How to Write An Essay Outline With Examples: An Amateur Approach

Do you find yourself getting lost in the middle of writing an essay? It is usual for students to lose track of their thoughts and go wayward when composing an essay. A common reason for this is that one simply cannot remember every thought. One cannot cram ideas into their mind and write them out logically. So, how does one overcome this? With the help of an outline, of course!

Having an outline before composing an essay can save you from getting lost in between and also logically organize your essay. 

Firstly, outlining is an arrangement employed to make writing easier. One can say that it is a step before the writing process. This step helps the writer organize their findings, thoughts, and opinions in one place. In other words, knowing how to write an outline assists in structuring your research findings and thoughts. 

If you are unsure about crafting an essay outline, go through this article as we touch upon the steps of composing an outline.

What Is An Outline Of An Essay?

An outline is a roadmap or blueprint that illustrates the hierarchy of the paragraph and the content included in every paragraph. It ties them together in a meaningful way. In short, it is a summary that demonstrates how your arguments will unfold in the essay. 

Composing an outline is an essential part of writing essays, guides, academic papers, articles, etc., The outline generally consists of three main parts – introduction, body, and conclusion. One can use two formats of outline – APA, and MLA.

How To Write An Essay Outline?

To write an essay outline, one must first understand the structure of an essay. Most essays usually have a 5 paragraph structure, where 1st paragraph is the introduction, the following three paragraphs are the body, and the 5th paragraph is the conclusion. Let’s see the vital elements of an outline and the steps to writing it.

Vital Elements Of An Essay

  • Notes: It is critical to locate and record reputable sources prior to beginning the writing task. To discover reliable references for academic work, check trustworthy websites in addition to academic database engines such as Google Scholar.
  • Thesis: Since the thesis statement provides a synopsis of the entire paper, you’ll have to think about the thesis before outlining. Moreover, the thesis can help you plan and write your essay.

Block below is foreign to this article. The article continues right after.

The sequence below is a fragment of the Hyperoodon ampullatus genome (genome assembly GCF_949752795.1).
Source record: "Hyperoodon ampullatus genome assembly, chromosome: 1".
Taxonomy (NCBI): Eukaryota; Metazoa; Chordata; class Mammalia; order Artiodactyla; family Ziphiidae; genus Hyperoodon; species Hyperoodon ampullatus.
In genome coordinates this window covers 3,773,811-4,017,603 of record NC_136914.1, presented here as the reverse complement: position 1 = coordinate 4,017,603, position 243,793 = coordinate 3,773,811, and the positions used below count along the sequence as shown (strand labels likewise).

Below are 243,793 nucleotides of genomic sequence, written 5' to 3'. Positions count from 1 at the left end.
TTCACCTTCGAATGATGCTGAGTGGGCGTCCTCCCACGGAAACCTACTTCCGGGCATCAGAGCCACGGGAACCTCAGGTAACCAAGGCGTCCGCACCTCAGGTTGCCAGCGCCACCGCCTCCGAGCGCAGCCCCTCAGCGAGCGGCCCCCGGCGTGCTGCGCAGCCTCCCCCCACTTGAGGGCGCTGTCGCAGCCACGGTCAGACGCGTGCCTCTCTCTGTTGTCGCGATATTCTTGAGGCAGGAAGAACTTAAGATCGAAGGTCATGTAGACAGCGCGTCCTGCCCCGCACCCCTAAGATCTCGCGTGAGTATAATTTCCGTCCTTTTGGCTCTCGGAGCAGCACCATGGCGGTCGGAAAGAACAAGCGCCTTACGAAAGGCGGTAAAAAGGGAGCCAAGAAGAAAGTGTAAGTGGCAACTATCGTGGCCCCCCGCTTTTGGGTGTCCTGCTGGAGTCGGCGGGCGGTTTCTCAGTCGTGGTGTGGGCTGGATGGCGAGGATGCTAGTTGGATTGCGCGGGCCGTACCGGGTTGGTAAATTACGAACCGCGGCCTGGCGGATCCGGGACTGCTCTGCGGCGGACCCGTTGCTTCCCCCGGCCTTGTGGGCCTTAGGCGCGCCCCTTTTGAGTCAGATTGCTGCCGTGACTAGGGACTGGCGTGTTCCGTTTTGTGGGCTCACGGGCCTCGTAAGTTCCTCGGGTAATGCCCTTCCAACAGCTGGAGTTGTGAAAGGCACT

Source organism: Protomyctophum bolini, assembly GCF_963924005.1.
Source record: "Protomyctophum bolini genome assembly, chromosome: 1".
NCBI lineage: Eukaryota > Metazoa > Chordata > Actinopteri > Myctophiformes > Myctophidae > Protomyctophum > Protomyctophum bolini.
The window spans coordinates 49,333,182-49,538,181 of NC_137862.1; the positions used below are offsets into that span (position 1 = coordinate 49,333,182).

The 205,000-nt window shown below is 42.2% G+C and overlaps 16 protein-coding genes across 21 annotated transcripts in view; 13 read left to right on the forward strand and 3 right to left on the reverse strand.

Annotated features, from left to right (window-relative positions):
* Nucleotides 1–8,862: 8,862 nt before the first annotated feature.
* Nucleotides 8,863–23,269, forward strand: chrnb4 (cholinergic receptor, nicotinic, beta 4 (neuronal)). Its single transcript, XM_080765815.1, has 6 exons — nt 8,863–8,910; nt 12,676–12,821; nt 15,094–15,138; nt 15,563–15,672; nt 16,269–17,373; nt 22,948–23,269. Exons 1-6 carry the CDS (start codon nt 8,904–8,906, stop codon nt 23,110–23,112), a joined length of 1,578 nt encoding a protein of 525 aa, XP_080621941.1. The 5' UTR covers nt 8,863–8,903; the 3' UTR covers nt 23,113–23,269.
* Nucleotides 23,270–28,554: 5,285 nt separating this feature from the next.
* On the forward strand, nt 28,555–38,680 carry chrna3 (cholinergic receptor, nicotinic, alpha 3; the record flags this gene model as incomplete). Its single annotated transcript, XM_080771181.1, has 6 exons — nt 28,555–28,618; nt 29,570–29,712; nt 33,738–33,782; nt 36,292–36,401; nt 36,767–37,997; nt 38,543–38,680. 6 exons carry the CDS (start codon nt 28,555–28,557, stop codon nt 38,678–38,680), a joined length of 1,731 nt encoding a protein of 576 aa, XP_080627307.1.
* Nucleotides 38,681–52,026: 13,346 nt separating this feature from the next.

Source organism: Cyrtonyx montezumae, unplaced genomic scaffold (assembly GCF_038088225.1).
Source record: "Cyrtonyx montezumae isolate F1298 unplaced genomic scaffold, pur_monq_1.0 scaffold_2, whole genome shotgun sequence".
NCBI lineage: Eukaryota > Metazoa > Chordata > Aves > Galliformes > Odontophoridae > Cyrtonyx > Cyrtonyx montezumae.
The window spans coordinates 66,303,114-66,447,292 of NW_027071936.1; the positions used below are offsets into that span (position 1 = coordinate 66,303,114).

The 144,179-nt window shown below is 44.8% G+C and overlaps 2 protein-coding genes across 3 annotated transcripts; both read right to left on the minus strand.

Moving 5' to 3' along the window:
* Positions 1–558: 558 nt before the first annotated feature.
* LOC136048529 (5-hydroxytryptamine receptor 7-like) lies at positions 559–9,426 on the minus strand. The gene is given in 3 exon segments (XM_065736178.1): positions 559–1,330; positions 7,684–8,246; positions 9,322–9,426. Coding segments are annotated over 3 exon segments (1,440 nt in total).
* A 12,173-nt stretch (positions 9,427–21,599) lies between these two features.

• Ideas: An outline must have your ideas and thoughts jotted down in a logical order. So, keep your ideas and key points ready to start your outline.
  • References: It is essential to make a note of your sources or references as they can prove beneficial later. 

Note: You can also check out the article “How to write a 5-paragraph essay“.

Step To Create An Essay Outline

Follow these four steps to creating an outline that will make your essay writing process a cakewalk. 

Determine Your Goal:

Consider your thesis statement first, as, at this point, you may not have a ready plan or phrases/words to sketch the essay. However, one must have a fundamental idea about their write-up to put up their arguments in the essay. Thus, once the goal is decided, it can help give a certain shape to the essay.  

Therefore, with a clear aim in mind, you can work over your brainstorming thoughts and create an outline that covers all of the required points to illustrate that goal.

Discard The Fluff:

It is given that during the brainstorming process, you would have considered all conceivable paths for your essay and every possible piece of material that could be included. So, once the goal is deduced, the second step is to go over your brainstorming notes. 

And as you go through, select the elements that will successfully highlight your essay’s purpose. Ask yourself, “How does this evidence or opinion prove my point?” for every bit of information you scribbled down. Add that question to your list of arguments you can present in your essay if you can address it properly and sensibly.

Determine The Points You Will Make In Each Section:

Determine the main arguments you’ll present in the essay by using a list of points you’ve made. Remember that these points are the parts of your body. For instance, take an argumentative essay where you discuss why your school needs an abundant supply of drinking water. The following points are some significant arguments that you can make in the course of your essay: 

  • Having more water taps on campus helps students save money.
  • It helps in decreasing plastic waste.
  • Heat exhaustion incidences can be reduced if water is readily available.

Make a list of the facts and statistics supporting each claim. For instance, in the section on how abundant water supply reduces plastic waste, you may make a note of the number of water bottles that get collected from campus in the previous year. These supporting ideas can be included in your essay outline.

Make An Outline Using A Common Template:

It’s time to write your outline now that you’ve defined your major subjects and supporting elements. Format your major points into a clear, orderly structure that you’ll expand with information when you compose your first draft, using a template for the style of essay you’re writing.

Essay Outline Format

In general, an essay outline should resemble something like the one given below:

I. Introduction

a) Introduce a topic

b) State a thesis

II. Body. Paragraph-1

a) Write a topic sentence (the argument for your thesis)

b) Support this argument: data, facts, examples

c) Explain how they relate to your thesis

III. Body. Paragraph-2

a) Write a topic sentence (another argument for your thesis)

b) Support this argument: data, facts, examples

c) Explain how they relate to your thesis

IV. Body. Paragraph-3

a) Write a topic sentence (another argument for your thesis or a counterargument)

b) Support this argument, or explain why the counterargument doesn’t work: data, facts, examples

c) Explain how they relate to your thesis

V. Conclusion

a) Summarize all main points

b) Restate your thesis

c) Add a call to action: what do you want your readers to do after reading your essay